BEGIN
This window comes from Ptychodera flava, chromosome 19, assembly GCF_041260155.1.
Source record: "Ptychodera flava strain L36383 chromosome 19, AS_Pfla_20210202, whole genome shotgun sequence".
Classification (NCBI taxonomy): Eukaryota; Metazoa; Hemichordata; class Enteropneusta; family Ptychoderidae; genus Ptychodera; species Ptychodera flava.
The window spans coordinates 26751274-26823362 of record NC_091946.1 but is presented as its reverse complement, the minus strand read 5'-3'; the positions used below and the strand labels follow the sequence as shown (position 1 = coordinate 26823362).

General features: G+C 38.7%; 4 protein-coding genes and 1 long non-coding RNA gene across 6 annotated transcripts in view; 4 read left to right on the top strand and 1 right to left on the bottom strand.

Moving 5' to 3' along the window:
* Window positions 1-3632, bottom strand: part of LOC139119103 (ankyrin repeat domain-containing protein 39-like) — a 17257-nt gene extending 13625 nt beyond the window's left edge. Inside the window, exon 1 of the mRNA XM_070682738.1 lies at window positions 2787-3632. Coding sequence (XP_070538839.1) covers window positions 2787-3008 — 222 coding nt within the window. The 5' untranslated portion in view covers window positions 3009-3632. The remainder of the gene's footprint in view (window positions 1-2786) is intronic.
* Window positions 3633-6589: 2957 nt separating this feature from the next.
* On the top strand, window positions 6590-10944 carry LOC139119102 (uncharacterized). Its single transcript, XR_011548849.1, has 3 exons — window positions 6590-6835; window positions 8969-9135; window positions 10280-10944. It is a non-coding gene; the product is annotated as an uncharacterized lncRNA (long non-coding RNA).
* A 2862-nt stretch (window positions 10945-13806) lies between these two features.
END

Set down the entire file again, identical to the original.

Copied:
This window comes from Ptychodera flava, chromosome 19, assembly GCF_041260155.1.
Source record: "Ptychodera flava strain L36383 chromosome 19, AS_Pfla_20210202, whole genome shotgun sequence".
Classification (NCBI taxonomy): Eukaryota; Metazoa; Hemichordata; class Enteropneusta; family Ptychoderidae; genus Ptychodera; species Ptychodera flava.
The window spans coordinates 26751274-26823362 of record NC_091946.1 but is presented as its reverse complement, the minus strand read 5'-3'; the positions used below and the strand labels follow the sequence as shown (position 1 = coordinate 26823362).

General features: G+C 38.7%; 4 protein-coding genes and 1 long non-coding RNA gene across 6 annotated transcripts in view; 4 read left to right on the top strand and 1 right to left on the bottom strand.

Moving 5' to 3' along the window:
* Window positions 1-3632, bottom strand: part of LOC139119103 (ankyrin repeat domain-containing protein 39-like) — a 17257-nt gene extending 13625 nt beyond the window's left edge. Inside the window, exon 1 of the mRNA XM_070682738.1 lies at window positions 2787-3632. Coding sequence (XP_070538839.1) covers window positions 2787-3008 — 222 coding nt within the window. The 5' untranslated portion in view covers window positions 3009-3632. The remainder of the gene's footprint in view (window positions 1-2786) is intronic.
* Window positions 3633-6589: 2957 nt separating this feature from the next.
* On the top strand, window positions 6590-10944 carry LOC139119102 (uncharacterized). Its single transcript, XR_011548849.1, has 3 exons — window positions 6590-6835; window positions 8969-9135; window positions 10280-10944. It is a non-coding gene; the product is annotated as an uncharacterized lncRNA (long non-coding RNA).
* A 2862-nt stretch (window positions 10945-13806) lies between these two features.